I’ve never been sure what a “cowboy cookie” is. It’s not a term I ever heard growing up, but as I began baking and exploring recipes, it’s a type of cookie I saw turn up in a lot of different recipe books. And there don’t seem to be any rules for what ingredients are involved, except that they all seem to contain a lot of ingredients. Is it just a regional name for a kitchen-sink-type cookie?
This particular cookie contains oatmeal, coconut, and butterscotch chips. It sounded like a good combination, and yes, yes it is.
I’ve only made a few recipes that contain butterscotch chips, but each time I do, all my coworkers are thrilled. Butterscotch seems to be one of those flavours we all know and love from childhood. But I rarely see it around anymore. And whenever I bake something containing butterscotch chips, everyone enjoys and reminisces and wonders why it’s not more common. Why isn’t it more common?
I’m going to make a concerted effort to find more butterscotch-y recipes…
This is another of those cookies that I wasn’t that impressed by fresh from the oven. I mean it was okay, but not fantastic. When I took them to work the next day, however, my coworkers went crazy for them. One went so far as to say they were even better than last week’s cookie, and that’s saying something (last week’s cookie was insanely good – go make them!). So I tried one. Yes, omg yes. Much like last week’s cookie, these get better the day after baking. The flavours blend and intensify and it’s hard to believe it’s the same cookie.
The dough is very simple to make, and once it’s all together it smells amazing. The finished cookie is soft and chewy, and you get the flavour of all the big ingredients – coconut, oats, almond extract – but predominantly butterscotch.
crazy cowboy cookies
Adapted from Tracey Zabar's One Sweet Cookie, recipe by Mario Batali and Benno Batali. The recipe says it makes about 20 large cookies, but using a scoop slightly larger than a tablespoon, I got about 60 smaller cookies.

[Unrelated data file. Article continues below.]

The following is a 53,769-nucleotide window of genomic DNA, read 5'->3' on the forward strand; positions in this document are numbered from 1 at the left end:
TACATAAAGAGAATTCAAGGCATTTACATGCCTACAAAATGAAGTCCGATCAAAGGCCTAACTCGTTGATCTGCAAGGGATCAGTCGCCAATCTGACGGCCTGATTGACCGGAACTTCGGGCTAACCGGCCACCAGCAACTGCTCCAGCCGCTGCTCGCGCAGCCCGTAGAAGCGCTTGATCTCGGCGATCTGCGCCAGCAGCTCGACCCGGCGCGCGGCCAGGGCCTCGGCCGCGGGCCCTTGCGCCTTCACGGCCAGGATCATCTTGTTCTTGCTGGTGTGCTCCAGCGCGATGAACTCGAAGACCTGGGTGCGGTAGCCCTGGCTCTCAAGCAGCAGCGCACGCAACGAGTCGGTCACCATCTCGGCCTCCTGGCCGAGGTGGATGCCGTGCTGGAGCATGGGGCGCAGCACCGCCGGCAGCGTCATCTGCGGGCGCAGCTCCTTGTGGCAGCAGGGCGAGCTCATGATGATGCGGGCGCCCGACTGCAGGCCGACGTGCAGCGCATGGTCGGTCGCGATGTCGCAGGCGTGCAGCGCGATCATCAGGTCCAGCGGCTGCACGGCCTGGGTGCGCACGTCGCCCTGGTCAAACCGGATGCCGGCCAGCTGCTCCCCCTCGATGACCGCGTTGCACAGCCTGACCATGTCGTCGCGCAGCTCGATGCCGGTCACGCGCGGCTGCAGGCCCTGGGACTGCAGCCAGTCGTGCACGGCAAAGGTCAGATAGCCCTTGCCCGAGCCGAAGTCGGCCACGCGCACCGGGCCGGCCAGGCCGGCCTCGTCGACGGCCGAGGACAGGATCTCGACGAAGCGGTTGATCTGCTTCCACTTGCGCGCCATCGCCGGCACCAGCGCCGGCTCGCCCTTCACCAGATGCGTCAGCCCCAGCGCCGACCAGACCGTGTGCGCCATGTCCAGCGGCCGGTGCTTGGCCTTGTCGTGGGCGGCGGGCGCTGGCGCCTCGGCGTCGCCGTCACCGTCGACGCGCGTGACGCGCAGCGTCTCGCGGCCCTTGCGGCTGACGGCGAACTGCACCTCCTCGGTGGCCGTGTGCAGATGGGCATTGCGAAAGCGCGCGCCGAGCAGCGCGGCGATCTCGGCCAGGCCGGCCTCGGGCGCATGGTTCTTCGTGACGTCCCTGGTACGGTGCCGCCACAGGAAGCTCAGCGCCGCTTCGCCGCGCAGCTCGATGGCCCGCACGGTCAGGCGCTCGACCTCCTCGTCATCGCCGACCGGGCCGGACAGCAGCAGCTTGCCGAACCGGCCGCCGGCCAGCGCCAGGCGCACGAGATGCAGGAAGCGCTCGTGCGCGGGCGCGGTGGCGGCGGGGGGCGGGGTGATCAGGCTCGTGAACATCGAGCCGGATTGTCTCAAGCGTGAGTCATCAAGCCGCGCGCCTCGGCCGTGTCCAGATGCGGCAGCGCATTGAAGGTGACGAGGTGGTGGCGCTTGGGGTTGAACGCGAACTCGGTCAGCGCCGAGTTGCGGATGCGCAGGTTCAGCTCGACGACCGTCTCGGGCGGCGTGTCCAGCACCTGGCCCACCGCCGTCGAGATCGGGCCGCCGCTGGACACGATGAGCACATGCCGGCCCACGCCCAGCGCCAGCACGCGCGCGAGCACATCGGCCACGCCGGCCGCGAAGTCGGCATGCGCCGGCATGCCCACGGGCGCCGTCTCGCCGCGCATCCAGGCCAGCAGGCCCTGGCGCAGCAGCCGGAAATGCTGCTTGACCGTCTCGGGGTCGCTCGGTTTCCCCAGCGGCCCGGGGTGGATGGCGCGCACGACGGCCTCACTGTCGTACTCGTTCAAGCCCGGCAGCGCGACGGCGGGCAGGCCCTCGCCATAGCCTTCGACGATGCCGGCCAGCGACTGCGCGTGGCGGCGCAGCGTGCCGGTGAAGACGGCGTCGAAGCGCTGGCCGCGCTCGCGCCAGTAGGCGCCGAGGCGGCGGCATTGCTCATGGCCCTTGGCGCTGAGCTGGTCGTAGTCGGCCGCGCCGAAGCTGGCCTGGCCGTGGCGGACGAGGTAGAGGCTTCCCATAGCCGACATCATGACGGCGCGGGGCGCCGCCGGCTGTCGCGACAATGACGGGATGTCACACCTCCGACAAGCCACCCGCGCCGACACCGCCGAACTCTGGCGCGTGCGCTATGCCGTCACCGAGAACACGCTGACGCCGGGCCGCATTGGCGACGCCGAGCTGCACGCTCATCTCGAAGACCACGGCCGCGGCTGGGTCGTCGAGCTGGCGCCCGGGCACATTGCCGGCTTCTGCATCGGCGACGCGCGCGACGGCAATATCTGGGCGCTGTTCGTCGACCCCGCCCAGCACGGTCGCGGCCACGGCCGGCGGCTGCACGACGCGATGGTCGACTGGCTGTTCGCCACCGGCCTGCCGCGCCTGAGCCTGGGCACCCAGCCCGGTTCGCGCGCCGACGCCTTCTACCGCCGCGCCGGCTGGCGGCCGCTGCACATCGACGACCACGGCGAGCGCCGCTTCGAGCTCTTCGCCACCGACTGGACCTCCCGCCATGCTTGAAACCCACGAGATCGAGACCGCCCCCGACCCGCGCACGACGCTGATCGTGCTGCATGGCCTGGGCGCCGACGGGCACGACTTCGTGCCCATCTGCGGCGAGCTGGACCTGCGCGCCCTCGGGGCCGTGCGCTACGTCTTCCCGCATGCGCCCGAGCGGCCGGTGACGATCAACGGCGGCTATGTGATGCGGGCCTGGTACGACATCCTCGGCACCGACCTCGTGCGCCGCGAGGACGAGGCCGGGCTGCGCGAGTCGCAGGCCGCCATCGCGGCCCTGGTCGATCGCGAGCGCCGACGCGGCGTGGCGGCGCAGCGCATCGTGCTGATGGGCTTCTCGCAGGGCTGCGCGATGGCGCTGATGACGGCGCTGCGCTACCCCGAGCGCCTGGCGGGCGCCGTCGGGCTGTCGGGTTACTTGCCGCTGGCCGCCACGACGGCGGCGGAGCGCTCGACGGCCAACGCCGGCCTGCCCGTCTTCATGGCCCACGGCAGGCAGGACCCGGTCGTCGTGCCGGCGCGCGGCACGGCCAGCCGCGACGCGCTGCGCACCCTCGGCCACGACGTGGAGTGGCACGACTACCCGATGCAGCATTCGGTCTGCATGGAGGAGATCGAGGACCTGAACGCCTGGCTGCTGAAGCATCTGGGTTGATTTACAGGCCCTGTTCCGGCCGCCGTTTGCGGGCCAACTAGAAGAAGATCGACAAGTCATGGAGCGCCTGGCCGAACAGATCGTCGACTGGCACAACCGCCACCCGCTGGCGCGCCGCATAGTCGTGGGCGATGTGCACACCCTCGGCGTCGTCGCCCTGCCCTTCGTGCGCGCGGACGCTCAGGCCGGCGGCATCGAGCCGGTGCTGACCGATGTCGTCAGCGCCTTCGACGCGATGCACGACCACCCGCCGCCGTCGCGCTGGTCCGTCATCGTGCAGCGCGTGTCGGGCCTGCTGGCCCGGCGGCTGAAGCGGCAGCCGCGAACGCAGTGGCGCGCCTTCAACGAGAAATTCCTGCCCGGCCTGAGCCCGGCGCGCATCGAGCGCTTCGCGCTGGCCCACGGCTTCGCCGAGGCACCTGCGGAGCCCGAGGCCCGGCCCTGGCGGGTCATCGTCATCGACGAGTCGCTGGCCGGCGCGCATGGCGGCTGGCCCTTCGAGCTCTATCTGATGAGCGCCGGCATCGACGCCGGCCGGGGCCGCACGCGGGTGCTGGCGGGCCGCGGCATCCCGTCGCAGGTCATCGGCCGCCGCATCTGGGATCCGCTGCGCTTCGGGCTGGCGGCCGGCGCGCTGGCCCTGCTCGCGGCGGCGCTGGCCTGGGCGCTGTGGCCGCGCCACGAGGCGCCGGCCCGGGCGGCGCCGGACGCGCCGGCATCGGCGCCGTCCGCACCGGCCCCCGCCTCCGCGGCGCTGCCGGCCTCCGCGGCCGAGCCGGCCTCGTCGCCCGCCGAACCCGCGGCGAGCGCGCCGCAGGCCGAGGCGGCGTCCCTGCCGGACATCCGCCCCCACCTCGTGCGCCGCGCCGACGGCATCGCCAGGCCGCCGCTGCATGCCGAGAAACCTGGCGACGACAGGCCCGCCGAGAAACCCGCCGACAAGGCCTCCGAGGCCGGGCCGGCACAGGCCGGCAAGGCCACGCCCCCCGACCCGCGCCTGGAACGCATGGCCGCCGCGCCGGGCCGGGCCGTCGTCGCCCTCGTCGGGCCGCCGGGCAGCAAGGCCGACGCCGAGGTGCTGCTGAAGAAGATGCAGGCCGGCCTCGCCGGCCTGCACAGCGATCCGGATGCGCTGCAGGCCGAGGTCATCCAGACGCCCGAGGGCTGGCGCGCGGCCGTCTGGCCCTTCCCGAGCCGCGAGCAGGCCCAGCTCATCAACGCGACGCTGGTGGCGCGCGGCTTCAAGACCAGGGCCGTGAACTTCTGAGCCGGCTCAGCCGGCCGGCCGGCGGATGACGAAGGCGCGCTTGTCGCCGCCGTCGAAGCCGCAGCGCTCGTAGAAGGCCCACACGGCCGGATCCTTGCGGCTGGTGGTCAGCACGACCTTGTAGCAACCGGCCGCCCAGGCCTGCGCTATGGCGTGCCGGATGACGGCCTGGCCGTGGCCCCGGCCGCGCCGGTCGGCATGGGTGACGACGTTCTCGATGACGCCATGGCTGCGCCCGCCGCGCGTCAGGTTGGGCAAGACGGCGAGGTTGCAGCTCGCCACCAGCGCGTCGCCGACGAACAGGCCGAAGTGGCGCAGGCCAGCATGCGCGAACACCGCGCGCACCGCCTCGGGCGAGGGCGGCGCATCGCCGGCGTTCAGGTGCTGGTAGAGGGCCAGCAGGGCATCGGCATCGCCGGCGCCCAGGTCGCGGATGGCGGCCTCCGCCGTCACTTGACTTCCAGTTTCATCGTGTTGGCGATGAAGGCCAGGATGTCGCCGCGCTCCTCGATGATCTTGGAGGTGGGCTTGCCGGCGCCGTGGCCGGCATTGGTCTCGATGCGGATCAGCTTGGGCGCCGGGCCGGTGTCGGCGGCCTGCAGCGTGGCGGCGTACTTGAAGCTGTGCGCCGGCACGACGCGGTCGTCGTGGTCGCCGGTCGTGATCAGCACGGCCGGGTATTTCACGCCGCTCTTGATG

2 cups whole wheat flour
1-1/2 teaspoons salt
1 teaspoon baking soda
1 teaspoon baking powder
1-1/2 cups old-fashioned rolled oats (not instant)
1/2 cup unsweetened shredded coconut
1 cup unsalted butter, softened
1/2 cup granulated sugar
1 cup light brown sugar, packed
2 large eggs
2 teaspoons pure almond extract
1-1/3 cups butterscotch chips
Preheat oven to 350°F.
In a medium bowl, whisk together the flour, salt, baking soda, baking powder, rolled oats, and coconut. Set aside.
In the bowl of a stand mixer fitted with the paddle attachment, beat the butter and sugars together on medium speed until light and fluffy, about 3 or 4 minutes. Scrape down the sides of the bowl and add the eggs, one at a time, beating well after each. Add the almond extract and beat again to incorporate.
Turn the mixer down to low and add the dry ingredients, mixing until just barely combined. Remove from the mixer and add in the butterscotch chips either with a spatula or by hand. I prefer to knead inclusions in by hand to ensure they're distributed evenly.
Using a small cookie dough scoop or a tablespoon, portion the dough onto the baking sheets about 2 inches apart to allow for spreading (if you'd prefer larger cookies, use a soupspoon to portion the dough and space them about 3 inches apart).
Bake for about 10-11 minutes, until lightly golden brown around the edges, rotating the baking sheet halfway through. Remove from the oven and allow to rest on top of the stove for about 3 minutes, then transfer the pan to a wire rack to cool for a few minutes more before removing the cookies from the pan and allowing them to cool completely.
This is the first recipe I've ever seen that calls for a resting period on top of the stove like that. I have no idea why... Anyone?